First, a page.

Term 1 ended on my exploration of the address, and consequently the body, leaving us with the following statement:
“In his (William Forsythe) choreographic material… he has added the notion of decentralization: movement can take place around a centre either in the body (that doesn’t need to exist anatomically), or outside of the body: a virtual centre. Moving through his perception of space, Forsythe creates not one but many kinespheres that change size, multiply, fragment, collapse and disappear swiftly.”
Our architecture must respond to this understanding.
PROVIDE THE INDIVIDUAL WITH ONE ADDRESS, YET MULTIPLE CENTRES.
This will not be achieved through the idea of co-ownership/sharing/timeshare through which the individual can have multiple residences, yet still officially linked to ONE address. However, I will try to gradually undo our current USE of architecture that established the address system in place, and consequently the relationship between a citizen and his property.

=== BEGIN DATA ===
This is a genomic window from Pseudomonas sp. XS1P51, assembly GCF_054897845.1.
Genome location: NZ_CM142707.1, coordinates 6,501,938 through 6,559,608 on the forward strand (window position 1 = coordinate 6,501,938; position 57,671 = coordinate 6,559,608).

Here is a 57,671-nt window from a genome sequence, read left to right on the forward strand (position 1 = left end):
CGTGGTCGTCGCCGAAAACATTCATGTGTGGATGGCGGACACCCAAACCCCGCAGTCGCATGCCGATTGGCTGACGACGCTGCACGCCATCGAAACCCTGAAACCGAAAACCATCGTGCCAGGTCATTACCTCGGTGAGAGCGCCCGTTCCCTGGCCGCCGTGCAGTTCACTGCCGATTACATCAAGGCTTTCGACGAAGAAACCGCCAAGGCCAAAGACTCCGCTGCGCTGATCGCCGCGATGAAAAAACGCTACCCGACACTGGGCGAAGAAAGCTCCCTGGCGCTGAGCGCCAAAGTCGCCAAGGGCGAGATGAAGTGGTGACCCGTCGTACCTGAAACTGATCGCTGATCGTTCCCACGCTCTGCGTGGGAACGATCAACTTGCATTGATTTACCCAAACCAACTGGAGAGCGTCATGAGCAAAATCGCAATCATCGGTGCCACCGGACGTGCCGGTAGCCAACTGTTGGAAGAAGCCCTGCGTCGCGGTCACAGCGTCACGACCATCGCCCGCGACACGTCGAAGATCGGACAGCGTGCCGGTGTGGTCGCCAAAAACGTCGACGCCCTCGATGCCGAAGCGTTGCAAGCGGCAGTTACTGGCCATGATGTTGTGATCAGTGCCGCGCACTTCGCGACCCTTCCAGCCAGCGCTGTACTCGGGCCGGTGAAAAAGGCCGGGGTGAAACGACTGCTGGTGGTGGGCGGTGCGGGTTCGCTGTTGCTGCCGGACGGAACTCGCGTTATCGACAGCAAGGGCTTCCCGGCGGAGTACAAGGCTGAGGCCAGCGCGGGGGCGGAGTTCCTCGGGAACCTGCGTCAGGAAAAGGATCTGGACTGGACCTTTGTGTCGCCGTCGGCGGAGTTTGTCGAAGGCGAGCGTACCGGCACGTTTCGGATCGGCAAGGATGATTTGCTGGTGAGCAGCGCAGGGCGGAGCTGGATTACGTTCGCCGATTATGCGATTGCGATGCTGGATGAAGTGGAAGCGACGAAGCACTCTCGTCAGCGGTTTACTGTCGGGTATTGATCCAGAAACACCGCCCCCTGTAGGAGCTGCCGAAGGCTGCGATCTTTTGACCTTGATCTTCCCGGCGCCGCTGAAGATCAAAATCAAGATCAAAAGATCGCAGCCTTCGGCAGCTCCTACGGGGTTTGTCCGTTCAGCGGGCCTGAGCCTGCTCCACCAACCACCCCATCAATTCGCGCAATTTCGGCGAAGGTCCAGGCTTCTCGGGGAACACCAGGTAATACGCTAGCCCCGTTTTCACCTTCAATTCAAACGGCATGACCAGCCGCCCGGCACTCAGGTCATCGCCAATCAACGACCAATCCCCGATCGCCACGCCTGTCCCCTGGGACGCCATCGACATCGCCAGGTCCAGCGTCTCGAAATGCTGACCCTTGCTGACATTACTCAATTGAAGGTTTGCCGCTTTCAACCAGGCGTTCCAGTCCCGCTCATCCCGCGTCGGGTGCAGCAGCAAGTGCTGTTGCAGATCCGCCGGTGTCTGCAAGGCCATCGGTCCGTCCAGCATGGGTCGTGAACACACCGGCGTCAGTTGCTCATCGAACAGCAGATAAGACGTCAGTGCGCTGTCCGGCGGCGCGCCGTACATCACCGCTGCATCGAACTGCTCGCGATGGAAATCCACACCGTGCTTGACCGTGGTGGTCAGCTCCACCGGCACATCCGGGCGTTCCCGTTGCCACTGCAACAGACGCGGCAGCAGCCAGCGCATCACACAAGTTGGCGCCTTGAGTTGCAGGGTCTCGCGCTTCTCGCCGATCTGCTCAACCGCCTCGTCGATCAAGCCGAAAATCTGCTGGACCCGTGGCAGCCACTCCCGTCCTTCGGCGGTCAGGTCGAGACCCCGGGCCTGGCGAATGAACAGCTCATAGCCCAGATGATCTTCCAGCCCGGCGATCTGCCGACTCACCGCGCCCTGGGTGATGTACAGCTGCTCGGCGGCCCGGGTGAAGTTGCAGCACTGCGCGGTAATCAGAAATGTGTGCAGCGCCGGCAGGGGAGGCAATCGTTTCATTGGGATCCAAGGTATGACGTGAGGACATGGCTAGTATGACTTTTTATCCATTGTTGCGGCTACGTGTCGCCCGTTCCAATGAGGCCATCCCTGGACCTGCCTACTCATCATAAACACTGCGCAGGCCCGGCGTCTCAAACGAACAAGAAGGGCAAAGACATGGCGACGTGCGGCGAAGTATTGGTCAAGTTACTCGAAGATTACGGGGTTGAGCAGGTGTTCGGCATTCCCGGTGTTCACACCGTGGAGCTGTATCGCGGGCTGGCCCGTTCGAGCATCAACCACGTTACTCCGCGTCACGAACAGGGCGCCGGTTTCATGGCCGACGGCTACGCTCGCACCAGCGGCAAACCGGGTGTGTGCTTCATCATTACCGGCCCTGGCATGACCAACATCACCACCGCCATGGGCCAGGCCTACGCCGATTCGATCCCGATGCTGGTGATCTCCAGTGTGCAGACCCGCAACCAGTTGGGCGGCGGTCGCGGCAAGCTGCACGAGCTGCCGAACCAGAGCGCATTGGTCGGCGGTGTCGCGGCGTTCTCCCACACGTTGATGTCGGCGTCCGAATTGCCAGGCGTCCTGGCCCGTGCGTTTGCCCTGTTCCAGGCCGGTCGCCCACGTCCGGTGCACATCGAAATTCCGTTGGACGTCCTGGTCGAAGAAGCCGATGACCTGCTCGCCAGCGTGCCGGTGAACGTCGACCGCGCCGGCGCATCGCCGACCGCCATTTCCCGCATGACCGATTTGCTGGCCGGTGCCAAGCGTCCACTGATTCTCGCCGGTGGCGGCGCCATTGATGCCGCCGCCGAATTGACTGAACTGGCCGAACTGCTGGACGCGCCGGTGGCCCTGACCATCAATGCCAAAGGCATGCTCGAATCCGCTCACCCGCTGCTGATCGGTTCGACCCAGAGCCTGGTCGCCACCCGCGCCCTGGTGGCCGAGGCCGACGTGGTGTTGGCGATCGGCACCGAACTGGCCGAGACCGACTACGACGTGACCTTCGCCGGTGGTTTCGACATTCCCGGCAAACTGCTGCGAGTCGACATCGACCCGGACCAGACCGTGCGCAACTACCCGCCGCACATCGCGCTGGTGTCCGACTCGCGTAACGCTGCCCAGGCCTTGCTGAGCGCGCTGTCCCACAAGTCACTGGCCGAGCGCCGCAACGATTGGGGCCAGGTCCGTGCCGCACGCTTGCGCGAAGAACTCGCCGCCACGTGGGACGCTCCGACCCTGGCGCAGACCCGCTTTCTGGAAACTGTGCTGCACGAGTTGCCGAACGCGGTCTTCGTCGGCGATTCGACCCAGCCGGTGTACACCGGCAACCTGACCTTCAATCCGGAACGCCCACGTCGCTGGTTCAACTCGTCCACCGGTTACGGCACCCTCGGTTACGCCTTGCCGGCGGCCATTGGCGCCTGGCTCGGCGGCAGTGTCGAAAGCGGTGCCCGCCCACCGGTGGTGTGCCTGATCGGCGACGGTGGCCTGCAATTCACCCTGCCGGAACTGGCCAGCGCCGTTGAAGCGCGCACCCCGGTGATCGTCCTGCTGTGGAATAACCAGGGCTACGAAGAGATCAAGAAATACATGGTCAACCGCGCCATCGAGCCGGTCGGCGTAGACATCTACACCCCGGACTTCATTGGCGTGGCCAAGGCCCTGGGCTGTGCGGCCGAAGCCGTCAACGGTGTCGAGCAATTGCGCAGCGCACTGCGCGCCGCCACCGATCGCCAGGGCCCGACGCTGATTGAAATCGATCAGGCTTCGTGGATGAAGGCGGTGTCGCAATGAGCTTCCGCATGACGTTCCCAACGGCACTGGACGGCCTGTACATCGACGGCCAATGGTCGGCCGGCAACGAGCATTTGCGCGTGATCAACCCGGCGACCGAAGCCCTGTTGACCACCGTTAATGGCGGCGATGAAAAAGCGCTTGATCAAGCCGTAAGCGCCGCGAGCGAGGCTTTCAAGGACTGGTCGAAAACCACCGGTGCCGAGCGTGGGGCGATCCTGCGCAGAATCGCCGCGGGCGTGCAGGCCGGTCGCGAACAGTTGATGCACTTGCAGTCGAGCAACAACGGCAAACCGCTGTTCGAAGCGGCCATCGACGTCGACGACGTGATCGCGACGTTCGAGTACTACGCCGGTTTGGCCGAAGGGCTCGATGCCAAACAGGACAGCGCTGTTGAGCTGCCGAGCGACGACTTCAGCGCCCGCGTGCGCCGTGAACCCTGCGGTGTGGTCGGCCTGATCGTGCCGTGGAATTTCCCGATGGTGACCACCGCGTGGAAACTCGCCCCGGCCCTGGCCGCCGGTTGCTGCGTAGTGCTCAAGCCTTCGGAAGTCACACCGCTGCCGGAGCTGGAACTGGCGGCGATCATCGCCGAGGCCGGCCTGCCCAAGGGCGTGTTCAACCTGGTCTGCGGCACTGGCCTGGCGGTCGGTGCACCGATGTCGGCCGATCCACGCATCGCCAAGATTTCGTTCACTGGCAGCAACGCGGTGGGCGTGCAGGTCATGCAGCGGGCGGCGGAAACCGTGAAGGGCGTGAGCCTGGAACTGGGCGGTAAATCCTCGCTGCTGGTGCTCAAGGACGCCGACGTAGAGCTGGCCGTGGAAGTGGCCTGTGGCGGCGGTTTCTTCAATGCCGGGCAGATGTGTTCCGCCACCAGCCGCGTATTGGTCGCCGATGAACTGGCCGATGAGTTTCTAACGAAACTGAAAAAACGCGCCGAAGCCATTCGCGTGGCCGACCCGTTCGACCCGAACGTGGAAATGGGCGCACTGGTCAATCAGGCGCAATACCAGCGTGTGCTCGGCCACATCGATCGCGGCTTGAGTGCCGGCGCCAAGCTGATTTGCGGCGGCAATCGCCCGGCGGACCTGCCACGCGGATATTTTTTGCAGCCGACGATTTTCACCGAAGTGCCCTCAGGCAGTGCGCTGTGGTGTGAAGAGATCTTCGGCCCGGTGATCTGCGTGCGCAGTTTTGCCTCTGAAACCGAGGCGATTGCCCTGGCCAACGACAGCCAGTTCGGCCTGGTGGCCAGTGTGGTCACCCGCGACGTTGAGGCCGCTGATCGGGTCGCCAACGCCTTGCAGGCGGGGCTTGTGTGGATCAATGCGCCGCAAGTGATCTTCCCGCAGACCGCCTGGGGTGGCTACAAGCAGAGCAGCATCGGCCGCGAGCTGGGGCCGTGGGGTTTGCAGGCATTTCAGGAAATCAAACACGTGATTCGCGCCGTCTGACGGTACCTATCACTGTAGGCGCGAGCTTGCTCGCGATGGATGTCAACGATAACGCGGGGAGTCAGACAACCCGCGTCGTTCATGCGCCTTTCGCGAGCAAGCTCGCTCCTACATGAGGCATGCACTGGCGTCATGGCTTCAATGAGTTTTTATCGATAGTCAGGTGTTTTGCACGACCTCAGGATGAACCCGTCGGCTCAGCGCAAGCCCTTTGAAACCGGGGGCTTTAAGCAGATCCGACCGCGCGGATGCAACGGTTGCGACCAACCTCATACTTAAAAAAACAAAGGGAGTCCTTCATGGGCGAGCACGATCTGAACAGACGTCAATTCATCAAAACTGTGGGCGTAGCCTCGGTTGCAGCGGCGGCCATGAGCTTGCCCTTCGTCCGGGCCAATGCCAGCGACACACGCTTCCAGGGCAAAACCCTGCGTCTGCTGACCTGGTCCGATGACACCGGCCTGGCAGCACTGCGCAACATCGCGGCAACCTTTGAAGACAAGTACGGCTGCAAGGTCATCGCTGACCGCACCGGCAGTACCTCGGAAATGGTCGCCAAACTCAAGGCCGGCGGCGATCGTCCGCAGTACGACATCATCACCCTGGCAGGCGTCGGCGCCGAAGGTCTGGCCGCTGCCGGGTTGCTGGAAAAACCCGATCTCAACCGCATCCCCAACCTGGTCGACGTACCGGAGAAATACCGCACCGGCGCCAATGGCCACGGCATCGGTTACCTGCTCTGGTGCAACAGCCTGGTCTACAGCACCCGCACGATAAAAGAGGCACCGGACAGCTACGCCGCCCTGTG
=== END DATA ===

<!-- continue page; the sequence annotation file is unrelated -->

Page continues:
The current home plan. One front door.
Lose the focus of the individual front door. Externalize the doors, provide the individual with multiple doors of equal hierarchy (program aside).
Apply this again, yet pull the doors further apart – separate the spaces. It’s still one home, occupied by one individual but no longer organized in a cluster with one centre.
A step further, the address can be split up across buildings, neighbourhoods, cities. How to create a system that would allow for the accumulation of all these spaces to constitute ONE address…
WHERE IS THE BODY?
PANNING FORMAT. ITERATION 1:
The body of the book as a fixed square, and the flaps (containing mostly text) opening up to break up the whole images.
The idea is that by the time the book is gone through, there will be text bleeding out of the square format from all sides (3 sheets below).